Then you can begin working with the regular expression class hierarchy. Considering the power available through regular expressions, the amount of work required is almost none. Typical code snippets are a few lines at most.
Building a test harness
Next, I’ll build a simple Web page that enables you to try out any regular expression on a chunk of text. I used VB.NET, but with one or two changes the same code will work in C#.
Create a new Web application called WebRegex. Place three text boxes on the page. Name the first txtPattern, the second txtSource, and the third txtResults. Add a label for each. Add a button, change its text to Do It, and change its name to btnDoIt. Resize the latter two textboxes, and change their TextMode properties to Multiline. Change the name of the label above txtResults to lblMatchCount. Finally, add a checkbox, change its label to MultiLine mode, and name it chkMultiLine. Your page should resemble Figure A.
You can build a Regex test harness in just a few minutes. Double-click the button to open the code window, and add the following lines:
Dim rx As Regex
If chkMultiLine().Checked Then
rx = New Regex(txtPattern().Text, RegexOptions.Multiline)
rx = New Regex(txtPattern().Text)
Catch ex As Exception
Dim mc As MatchCollection = rx.Matches(txtSource().Text)
lblMatchCount.Text = “Found ” & mc.Count.ToString & ” matches.”
Dim m As Match
For Each m In mc
txtResults().Text += m.Value ‘& ” found at ” & m.Index & Chr(10) & Chr(13)
I didn’t bother to include code to read a text file, since all you have to do is open one in an editor and then paste its contents into the txtSource text box. You might want to try this with any HTML files you happen to have lying around. Suppose you wanted to find all HTML tags within the file. The following pattern does the job:
Here’s another example, admittedly trickier—a pattern that matches valid VISA card numbers:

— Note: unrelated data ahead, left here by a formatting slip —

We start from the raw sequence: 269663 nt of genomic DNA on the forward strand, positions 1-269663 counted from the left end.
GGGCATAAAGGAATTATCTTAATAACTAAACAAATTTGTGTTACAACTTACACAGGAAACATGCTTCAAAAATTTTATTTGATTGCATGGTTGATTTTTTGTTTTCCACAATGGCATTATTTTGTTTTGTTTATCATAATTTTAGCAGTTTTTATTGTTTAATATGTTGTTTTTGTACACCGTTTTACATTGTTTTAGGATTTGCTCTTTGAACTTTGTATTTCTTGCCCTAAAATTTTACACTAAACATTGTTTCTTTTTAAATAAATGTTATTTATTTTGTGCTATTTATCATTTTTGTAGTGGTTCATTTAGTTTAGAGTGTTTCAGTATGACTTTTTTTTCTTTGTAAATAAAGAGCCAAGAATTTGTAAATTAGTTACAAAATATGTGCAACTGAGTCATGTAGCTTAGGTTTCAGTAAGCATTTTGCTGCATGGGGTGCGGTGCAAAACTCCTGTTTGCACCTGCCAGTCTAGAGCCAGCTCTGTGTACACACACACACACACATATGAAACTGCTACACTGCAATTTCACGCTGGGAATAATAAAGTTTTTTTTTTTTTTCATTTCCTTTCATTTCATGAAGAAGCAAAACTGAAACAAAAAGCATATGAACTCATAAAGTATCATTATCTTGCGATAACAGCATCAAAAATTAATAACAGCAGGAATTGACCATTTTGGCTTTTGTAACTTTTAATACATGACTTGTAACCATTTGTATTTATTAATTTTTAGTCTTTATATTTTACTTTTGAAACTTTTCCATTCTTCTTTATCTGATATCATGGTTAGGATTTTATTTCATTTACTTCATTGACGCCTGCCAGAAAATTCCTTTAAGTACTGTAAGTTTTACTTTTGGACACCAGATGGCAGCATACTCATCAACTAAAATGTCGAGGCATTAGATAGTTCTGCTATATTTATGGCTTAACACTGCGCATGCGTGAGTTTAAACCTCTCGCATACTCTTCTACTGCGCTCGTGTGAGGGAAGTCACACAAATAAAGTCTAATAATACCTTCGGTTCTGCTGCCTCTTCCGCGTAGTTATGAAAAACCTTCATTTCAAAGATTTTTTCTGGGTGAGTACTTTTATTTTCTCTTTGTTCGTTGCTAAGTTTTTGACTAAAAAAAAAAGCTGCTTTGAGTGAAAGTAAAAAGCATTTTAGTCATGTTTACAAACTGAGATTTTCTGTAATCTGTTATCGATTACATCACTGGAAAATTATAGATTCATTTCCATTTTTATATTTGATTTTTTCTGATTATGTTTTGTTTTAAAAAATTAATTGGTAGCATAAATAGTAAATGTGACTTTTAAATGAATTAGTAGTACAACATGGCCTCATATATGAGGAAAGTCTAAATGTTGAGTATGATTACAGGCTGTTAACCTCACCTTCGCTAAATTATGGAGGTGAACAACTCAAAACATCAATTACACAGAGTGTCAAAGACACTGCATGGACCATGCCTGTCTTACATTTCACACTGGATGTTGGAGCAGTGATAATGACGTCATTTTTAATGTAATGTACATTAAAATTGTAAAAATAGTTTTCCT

And here is a pattern that matches dates in MM/DD/YY format:
Even if all Regex could do is find text, it would be stunningly powerful, but it can also perform intelligent replacements. Essentially, this involves grabbing the text of interest using one pattern and calling the Replace method using another Regex pattern. For example, suppose you want to strip all the HTML tags from a given HTML file. In this case, your code would become:
Dim rx as Regex
Dim strPattern as String = “<[^>]*>”
Dim strIn as String ‘importing the text is not shown
Dim strOut as String
rx = New Regex( strPattern )
strOut = rx.Replace( strIn, “” )
This finds all occurrences of HTML tags and replaces them with nothing. Note that it doesn’t find single occurrences of < or >, since the file could conceivably contain source code.
These sorts of find/replace patterns take a while to comprehend. Fortunately, Visual Studio .NET offers a pattern wizard, containing a few common patterns, so some of your work can be reduced to clicking an item in a list box.
If regular expressions are new to you, I suggest that you postpone your Replace ambitions for a while, until you’re comfortable with search patterns.
A great tool
In this article, I merely tried to whet your appetite and demystify the construction of regular expressions. I have only touched on their power. Try them out. Chances are, you’re working too hard to deliver what your clients want. Take advantage of Regex to deliver powerful solutions in less time.